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Kangaroo Care for Your Preemie

Kangaroo Care is a powerful form of therapy that requires direct skin-to-skin contact between parent and child. Deriving its name from the way a mother kangaroo keeps its joey (baby kangaroo) in her pouch for the first 6 months of its life, Kangaroo Care similarly requires that parents, whether the mommy or the daddy, hold their diapered preemie against their bare chest for a certain amount of time each day several times a day. Scientifically proven to be helpful to both parent and infant, this form of therapy is often recommended by preemie care professionals in Western countries.

Physical Benefits
• Preemies have a hard time staying warm because they lack the layer of fat that full-term babies have.
• Kangaroo Care helps preemies maintain their body heat by receiving warmth directly from their mothers or fathers.
• Kangaroo Care can help preemies develop a regular heart rate and breathing pattern, and is believed to reduce periods of apnea. 
• Babies receiving Kangaroo Care tend to grow and gain weight more quickly. 
• Research studies have found that preemies who undergo Kangaroo Care go to sleep twice as often, sleep more deeply, and are more alert and relaxed when they wake up.

Emotional Benefits
• By listening to the soothing rhythm of the parent’s heart beat and feeling the gentle rise and fall of the parent’s chest, the preemie can be soothed and will spend less time crying. 
• Kangaroo Care can build the parents’ confidence in handling their baby, particularly if the infant is prematurely born. 
• This type of preemie care helps establish a stronger bond between parent and child due to the closeness and direct contact it involves.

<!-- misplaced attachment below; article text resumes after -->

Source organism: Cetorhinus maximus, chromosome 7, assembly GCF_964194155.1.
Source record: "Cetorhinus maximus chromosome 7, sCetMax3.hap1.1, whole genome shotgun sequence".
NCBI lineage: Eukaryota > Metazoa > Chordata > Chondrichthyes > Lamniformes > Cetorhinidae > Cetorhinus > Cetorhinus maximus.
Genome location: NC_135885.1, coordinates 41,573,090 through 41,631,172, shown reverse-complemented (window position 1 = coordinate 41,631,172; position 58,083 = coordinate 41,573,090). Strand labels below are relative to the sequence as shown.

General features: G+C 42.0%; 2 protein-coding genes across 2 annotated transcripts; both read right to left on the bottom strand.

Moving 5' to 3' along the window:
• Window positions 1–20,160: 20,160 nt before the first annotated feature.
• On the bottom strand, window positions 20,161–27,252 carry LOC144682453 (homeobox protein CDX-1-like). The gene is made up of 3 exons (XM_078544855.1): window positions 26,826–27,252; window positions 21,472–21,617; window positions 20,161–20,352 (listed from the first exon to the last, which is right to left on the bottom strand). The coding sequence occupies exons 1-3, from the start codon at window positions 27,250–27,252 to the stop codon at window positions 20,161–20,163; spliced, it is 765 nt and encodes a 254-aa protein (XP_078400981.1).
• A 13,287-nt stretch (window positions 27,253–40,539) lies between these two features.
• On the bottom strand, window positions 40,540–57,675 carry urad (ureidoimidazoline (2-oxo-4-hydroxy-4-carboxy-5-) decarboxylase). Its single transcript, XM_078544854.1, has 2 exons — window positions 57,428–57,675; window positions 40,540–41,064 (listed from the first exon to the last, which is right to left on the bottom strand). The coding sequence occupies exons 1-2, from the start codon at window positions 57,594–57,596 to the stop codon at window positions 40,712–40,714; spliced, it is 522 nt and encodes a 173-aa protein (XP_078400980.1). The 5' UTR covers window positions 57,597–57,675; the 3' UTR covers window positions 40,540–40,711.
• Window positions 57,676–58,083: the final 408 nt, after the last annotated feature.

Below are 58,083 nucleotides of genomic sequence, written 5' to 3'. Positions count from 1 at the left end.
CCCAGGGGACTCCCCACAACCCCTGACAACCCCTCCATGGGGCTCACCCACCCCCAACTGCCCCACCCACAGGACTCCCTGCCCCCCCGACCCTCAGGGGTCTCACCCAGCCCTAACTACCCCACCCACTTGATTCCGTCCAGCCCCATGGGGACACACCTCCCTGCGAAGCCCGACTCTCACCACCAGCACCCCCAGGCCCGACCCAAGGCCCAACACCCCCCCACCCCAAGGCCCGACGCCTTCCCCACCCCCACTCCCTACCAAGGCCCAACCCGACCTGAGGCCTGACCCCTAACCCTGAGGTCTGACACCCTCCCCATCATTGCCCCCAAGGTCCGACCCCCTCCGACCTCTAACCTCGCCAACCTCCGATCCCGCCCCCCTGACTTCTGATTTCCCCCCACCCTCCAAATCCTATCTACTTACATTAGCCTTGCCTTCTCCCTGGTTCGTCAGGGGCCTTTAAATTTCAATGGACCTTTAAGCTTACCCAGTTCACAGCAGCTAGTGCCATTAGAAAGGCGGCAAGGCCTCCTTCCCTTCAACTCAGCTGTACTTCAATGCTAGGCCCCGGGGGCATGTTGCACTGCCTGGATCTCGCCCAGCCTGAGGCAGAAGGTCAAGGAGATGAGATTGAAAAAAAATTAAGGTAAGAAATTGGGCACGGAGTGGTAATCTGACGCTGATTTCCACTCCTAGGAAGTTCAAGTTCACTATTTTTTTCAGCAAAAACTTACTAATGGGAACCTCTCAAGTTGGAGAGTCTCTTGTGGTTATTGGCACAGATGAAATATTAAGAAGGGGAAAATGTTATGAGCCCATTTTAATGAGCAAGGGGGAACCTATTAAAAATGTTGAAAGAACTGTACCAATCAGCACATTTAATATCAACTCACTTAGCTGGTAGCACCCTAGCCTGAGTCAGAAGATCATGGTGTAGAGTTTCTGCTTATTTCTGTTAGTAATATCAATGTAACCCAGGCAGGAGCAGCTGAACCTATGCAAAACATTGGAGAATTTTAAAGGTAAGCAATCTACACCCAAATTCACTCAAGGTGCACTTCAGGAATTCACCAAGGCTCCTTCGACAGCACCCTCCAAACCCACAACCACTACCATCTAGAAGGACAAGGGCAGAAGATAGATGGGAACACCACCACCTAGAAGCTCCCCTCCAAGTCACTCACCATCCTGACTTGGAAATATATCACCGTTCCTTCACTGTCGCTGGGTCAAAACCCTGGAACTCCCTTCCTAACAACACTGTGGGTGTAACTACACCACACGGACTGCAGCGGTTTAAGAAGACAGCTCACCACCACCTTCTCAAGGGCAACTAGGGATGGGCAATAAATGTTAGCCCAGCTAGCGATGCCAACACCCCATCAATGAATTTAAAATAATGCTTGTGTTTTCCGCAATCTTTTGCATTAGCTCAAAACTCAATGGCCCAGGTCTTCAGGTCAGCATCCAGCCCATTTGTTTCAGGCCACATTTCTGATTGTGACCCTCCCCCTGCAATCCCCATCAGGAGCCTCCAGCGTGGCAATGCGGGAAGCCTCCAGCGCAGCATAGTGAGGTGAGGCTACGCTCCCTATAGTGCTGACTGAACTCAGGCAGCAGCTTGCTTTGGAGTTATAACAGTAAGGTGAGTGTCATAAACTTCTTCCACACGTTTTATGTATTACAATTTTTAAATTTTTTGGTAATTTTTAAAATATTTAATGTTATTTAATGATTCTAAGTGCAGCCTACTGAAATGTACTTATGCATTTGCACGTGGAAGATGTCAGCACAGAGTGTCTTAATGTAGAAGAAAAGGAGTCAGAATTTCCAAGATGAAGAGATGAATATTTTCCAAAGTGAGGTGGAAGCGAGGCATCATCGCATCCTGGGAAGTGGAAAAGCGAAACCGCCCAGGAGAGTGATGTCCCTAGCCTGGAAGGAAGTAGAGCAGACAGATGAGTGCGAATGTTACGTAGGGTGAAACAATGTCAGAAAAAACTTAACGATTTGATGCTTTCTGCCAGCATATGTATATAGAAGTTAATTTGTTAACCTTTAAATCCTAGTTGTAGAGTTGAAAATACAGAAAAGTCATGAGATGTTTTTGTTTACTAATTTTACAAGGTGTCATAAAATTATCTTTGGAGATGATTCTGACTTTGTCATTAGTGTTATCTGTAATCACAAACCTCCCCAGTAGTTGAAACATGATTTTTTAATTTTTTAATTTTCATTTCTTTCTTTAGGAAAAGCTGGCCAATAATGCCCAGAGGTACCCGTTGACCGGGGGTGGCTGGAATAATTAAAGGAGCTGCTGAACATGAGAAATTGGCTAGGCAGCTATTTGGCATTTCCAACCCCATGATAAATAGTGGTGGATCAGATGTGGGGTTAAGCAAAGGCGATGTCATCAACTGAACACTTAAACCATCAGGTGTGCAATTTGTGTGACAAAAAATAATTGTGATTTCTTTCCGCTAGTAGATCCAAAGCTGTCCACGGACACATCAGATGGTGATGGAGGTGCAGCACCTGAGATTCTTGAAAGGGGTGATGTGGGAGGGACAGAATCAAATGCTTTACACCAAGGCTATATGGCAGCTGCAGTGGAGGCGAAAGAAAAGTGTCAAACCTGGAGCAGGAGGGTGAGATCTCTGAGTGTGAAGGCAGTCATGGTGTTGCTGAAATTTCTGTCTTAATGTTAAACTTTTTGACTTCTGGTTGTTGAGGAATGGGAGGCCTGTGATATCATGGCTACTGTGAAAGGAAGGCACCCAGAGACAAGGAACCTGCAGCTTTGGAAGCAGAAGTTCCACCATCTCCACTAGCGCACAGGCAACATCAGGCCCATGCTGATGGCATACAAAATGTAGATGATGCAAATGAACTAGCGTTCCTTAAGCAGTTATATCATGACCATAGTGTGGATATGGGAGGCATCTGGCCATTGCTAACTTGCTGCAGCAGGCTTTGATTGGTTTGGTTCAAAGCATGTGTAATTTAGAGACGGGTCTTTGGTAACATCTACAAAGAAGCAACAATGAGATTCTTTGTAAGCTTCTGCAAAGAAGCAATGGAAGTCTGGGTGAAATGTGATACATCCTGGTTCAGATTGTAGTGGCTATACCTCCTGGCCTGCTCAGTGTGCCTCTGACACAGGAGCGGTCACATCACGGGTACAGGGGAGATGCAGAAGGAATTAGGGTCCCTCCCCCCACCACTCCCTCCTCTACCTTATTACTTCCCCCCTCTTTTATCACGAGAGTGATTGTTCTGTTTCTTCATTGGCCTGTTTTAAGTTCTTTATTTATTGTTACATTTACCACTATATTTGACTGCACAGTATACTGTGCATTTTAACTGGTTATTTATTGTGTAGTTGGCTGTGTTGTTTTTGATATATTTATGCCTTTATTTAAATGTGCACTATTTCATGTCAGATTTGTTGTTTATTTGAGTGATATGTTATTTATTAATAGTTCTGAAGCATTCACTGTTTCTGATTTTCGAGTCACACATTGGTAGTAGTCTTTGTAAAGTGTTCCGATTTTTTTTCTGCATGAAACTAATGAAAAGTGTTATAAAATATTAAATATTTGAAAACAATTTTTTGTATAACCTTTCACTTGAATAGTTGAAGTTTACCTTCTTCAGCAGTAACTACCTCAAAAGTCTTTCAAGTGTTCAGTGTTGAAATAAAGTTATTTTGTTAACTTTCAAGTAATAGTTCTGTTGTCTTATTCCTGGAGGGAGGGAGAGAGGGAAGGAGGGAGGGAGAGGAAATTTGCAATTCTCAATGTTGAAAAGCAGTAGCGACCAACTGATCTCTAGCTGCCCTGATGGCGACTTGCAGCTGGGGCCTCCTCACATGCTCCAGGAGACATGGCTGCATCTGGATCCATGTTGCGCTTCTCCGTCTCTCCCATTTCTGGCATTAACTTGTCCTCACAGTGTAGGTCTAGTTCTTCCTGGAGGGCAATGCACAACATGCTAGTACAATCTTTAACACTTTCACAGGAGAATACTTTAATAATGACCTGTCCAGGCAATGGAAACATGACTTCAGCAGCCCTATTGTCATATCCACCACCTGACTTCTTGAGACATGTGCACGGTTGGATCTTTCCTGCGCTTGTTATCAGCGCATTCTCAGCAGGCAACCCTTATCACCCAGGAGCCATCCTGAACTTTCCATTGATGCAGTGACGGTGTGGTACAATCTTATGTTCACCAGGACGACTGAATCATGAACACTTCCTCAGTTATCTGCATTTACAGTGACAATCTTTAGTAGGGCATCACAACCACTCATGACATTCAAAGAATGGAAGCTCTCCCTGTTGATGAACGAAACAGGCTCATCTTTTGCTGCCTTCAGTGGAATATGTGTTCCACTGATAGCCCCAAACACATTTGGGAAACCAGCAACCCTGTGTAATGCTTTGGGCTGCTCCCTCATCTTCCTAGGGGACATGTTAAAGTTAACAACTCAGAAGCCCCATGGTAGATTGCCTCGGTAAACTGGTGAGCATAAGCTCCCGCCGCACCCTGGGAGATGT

• Kangaroo Care helps reduce stress in parents, as it eases their feelings of helplessness and worry with regards to their preemie’s condition, and it helps them get over their fear of touching their baby.

How to Do It
To begin a Kangaroo Care session, simply relax in a comfortable chair while your partner or a nurse brings your baby over to you and places your baby onto your bare chest. Once the baby is settled into a comfortable position, have your spouse or nurse place a blanket over the baby’s back, or help button your shirt around your baby. A typical session lasts between 30 minutes and 2 hours, and is usually done once a day, but you can do it more frequently if you feel the need to.

Kangarooing Tips
• Make sure that the room is warm, with room temperatures between 22 to 25. Avoid drafty areas. 
• Use a comfortable reclining chair if you have one, and use pillows for padding and support. 
• Try to begin the session after you’ve fed your baby, or even during the breast feeding session if you’re short on time. 
• Make sure you wear clothes that you can easily adjust based on your baby’s position. 
• Aim to “kangaroo” for at least an hour a day. 
• Shower or wash up before attempting to “kangaroo”, as preemies’ immune systems are weak and cannot fight off germs effectively.